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Whistle-stop tour sees Transport Minister take stock of rail services

By West Briton  |  Posted: June 14, 2012

  • Minister of State for Transport, Theresa Villiers MP at Truro Railway Station. Ref:TRJJ20120606A-001_C

  • Tim Wood from Cornwall Council; Sarah Newton, MP; Richard Burningham from the Devon and Cornwall Rail Partnership; Minister of State for Transport Theresa Villiers, MP; David Crome, regional manager for First Great Western; Thelma Sorensen, chairman of the Cornwall Business Partnership; Chris Pomfret, chairman of the Cornwall and Isles of Scilly Local Enterprise Partnership; and Truro station manager Sara Rogers.

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AS RAIL services come up for grabs in Cornwall, Transport Minister Theresa Villiers took part in a fact-finding whistle-stop tour of Truro's train station to see how services were delivered in the county.

The Conservative MP saw the continuing £500,000 renovation at the city's station – due to end next month – before boarding the Maritime Line to Falmouth, where she met Friends of Penmere Station.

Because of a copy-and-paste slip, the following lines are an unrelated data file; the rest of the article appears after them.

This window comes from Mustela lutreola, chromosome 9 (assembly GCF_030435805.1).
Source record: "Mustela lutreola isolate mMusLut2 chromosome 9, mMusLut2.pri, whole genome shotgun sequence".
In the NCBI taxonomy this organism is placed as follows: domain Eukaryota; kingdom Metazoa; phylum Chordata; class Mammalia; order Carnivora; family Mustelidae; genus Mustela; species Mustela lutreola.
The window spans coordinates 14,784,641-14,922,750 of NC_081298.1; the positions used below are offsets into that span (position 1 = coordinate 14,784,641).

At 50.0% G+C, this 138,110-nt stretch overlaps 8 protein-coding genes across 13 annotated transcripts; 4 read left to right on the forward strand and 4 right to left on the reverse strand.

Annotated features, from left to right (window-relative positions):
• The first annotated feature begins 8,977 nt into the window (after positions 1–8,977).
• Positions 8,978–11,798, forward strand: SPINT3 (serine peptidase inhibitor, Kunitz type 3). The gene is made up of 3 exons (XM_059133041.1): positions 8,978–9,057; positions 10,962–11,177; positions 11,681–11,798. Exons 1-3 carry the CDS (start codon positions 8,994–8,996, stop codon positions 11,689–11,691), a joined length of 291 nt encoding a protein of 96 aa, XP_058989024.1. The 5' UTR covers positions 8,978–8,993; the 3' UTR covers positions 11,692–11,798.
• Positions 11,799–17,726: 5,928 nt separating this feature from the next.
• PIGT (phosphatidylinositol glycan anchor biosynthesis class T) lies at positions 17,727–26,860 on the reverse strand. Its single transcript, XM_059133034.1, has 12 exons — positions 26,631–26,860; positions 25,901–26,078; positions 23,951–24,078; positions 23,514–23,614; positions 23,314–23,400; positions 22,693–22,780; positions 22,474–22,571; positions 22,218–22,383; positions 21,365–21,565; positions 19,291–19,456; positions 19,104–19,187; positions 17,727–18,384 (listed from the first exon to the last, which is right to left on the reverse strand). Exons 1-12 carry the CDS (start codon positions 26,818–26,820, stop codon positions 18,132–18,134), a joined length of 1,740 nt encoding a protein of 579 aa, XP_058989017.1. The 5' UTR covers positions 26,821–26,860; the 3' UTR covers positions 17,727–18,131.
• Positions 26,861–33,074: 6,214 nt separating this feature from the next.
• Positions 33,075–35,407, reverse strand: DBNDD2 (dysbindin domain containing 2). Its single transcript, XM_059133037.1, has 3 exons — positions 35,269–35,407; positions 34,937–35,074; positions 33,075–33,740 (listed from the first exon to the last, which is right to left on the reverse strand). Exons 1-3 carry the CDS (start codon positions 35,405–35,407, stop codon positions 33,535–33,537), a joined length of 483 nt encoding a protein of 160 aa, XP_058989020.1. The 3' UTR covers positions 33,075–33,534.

She also visited St Ives and the proposed rail and road "transport hub" at nearby St Erth and Looe station.

The visit comes as the Department for Transport (DfT) considers bids for the Great Western rail franchise, which includes the main Penzance-Paddington line and a large number of branch lines.

A new 15-year version of the franchise was put out to tender by the DfT last month, with the successful bidder due to be announced later this year.

It means four rail companies: First Group, National Express, German-owned Arriva Trains and Stagecoach, are locked in a highly competitive bidding process.

The winner will be expected to deliver the same level of service, including sleeper trains from Penzance to Paddington, while cutting costs.

Ms Villiers said she was determined to see the South West get "good rail services".

She added: "It depends on what is affordable. Public finances are in a difficult situation. It means services must be as efficient as possible to make budgets go further."

The bidders have also been taking part in crucial talks with Cornwall Council and other agencies on how to devolve rail services to local authorities.

Lobbying the Conservative MP during her tour was Cornwall Council's assistant head of transportation, Tim Wood.

"It's an opportunity to show what Cornwall has to offer and to promote a 30-minute rail service. We need more rolling stock. There is untapped capacity on the trains. If we can get this included we can use it when the time comes and there will be no liability on us.

"We have invested £40 million in the county's rail system in the past 10 to 15 years and there is not a lot of government money in the future so we have to look at other sources."

Rail services in Cornwall have been booming with a 20 per cent increase in passengers on the Falmouth to Truro line since a new passing loop was installed at Penryn.

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